This mid-19th Century Greek Revival dwelling originally stood at the corner of Lee and Fisher Streets, in the Old South Ward of Downtown Salisbury.
While still in the South Ward, the home, due to its rich history and architectural features, was listed as a significant contributing property to the national historic district now known as the Brooklyn-South Square (a.k.a the “Blackmer-Probst House). Sadly a victim of neglect, the structure was purchased by the Historic Salisbury Foundation in 1985 and relocated to its current location in West Square.
Although originally built in 1852 by Thomas T. Maxwell, a Salisbury merchant and politician, the home was quickly sold to an up and coming young lawyer named Luke Blackmer. The home is constructed on a simple “I” plan which was a popular design in the Central Piedmont region at the time…with only a few remaining today. In 1876, the rear portion of the home was destroyed by fire and the dining room and kitchen were quickly rebuilt upon the rooms’ original footprints.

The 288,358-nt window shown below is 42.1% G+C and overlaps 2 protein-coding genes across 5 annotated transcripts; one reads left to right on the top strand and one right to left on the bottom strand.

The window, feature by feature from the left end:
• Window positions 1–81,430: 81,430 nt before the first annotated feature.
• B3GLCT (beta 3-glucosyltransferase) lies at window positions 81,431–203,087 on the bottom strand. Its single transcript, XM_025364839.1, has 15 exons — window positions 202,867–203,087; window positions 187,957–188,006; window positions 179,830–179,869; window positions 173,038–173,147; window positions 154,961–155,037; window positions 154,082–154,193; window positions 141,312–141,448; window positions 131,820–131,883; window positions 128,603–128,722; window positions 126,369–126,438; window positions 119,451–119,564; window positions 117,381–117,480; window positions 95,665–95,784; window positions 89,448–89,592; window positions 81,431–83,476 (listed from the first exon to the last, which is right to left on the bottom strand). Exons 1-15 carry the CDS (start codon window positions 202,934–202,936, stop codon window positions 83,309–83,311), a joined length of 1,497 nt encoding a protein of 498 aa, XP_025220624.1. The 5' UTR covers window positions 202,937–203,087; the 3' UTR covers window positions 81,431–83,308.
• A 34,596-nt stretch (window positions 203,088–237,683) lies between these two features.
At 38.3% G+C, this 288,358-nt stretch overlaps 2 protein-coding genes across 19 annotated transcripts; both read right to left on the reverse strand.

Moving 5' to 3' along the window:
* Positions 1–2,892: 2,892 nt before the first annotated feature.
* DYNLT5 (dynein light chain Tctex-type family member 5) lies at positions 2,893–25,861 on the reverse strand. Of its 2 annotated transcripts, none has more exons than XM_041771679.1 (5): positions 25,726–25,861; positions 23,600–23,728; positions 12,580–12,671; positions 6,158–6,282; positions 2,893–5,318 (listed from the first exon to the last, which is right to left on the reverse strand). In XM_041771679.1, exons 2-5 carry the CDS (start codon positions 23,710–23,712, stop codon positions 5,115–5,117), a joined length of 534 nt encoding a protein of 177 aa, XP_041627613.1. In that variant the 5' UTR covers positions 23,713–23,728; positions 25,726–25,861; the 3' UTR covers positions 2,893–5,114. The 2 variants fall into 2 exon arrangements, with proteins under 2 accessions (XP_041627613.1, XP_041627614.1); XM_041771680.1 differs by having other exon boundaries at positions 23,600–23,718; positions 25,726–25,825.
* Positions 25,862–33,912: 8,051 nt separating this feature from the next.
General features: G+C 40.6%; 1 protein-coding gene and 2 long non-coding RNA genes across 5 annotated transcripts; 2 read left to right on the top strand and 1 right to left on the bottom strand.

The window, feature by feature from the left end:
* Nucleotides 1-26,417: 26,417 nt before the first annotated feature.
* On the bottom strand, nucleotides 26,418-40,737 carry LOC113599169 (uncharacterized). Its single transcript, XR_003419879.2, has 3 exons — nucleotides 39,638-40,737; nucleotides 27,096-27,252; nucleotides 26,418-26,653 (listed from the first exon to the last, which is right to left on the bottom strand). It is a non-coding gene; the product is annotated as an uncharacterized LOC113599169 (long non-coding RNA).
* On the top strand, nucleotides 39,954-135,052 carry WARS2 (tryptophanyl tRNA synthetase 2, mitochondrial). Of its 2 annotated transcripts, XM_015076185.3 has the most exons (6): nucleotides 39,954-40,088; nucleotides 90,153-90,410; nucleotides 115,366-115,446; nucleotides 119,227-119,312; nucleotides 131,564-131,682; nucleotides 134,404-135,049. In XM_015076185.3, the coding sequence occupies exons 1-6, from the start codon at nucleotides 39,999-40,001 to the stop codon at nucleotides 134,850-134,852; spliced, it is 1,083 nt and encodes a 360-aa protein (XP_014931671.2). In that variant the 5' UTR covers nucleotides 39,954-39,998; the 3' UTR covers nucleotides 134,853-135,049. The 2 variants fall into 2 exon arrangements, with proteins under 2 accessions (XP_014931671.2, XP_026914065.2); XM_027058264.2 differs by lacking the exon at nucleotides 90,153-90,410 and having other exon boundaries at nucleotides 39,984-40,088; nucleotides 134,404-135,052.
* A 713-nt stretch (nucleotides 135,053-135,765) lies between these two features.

Today, the home maintains its original footprint and is constructed mainly of pine wood planks (e.g. floors, ceilings, and walls). The home also maintains many of its original features, such as: the dining room’s hand painted floor; faux marble painted accents in the parlor; mantles; doors; fixtures; and hardware. All fireplaces and masonry elements were rebuilt in 1985.
It remains a great example of preservation and what a simple “I” plan home would have been like in the mid-1800’s.